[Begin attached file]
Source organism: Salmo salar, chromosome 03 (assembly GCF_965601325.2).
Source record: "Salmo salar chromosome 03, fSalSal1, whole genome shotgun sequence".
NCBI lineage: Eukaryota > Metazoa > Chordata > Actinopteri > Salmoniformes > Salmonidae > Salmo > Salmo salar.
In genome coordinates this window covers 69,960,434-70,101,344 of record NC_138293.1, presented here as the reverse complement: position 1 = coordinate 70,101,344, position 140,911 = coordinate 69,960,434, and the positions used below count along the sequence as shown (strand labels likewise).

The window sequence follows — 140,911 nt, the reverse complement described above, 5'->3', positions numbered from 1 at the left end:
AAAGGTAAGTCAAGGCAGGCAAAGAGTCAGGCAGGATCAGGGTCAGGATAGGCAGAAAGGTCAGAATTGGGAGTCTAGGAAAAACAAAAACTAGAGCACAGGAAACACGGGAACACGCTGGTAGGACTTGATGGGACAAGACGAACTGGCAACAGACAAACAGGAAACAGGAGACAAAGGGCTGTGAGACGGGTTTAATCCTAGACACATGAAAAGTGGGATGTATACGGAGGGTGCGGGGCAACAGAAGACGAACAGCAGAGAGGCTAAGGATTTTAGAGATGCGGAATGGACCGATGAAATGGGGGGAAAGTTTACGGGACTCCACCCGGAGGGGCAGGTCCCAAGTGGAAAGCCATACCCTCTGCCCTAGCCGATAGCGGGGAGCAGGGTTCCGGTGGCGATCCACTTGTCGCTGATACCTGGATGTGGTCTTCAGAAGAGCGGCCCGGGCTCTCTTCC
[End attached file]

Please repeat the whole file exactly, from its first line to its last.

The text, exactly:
Source organism: Salmo salar, chromosome 03 (assembly GCF_965601325.2).
Source record: "Salmo salar chromosome 03, fSalSal1, whole genome shotgun sequence".
NCBI lineage: Eukaryota > Metazoa > Chordata > Actinopteri > Salmoniformes > Salmonidae > Salmo > Salmo salar.
In genome coordinates this window covers 69,960,434-70,101,344 of record NC_138293.1, presented here as the reverse complement: position 1 = coordinate 70,101,344, position 140,911 = coordinate 69,960,434, and the positions used below count along the sequence as shown (strand labels likewise).

The window sequence follows — 140,911 nt, the reverse complement described above, 5'->3', positions numbered from 1 at the left end:
AAAGGTAAGTCAAGGCAGGCAAAGAGTCAGGCAGGATCAGGGTCAGGATAGGCAGAAAGGTCAGAATTGGGAGTCTAGGAAAAACAAAAACTAGAGCACAGGAAACACGGGAACACGCTGGTAGGACTTGATGGGACAAGACGAACTGGCAACAGACAAACAGGAAACAGGAGACAAAGGGCTGTGAGACGGGTTTAATCCTAGACACATGAAAAGTGGGATGTATACGGAGGGTGCGGGGCAACAGAAGACGAACAGCAGAGAGGCTAAGGATTTTAGAGATGCGGAATGGACCGATGAAATGGGGGGAAAGTTTACGGGACTCCACCCGGAGGGGCAGGTCCCAAGTGGAAAGCCATACCCTCTGCCCTAGCCGATAGCGGGGAGCAGGGTTCCGGTGGCGATCCACTTGTCGCTGATACCTGGATGTGGTCTTCAGAAGAGCGGCCCGGGCTCTCTTCC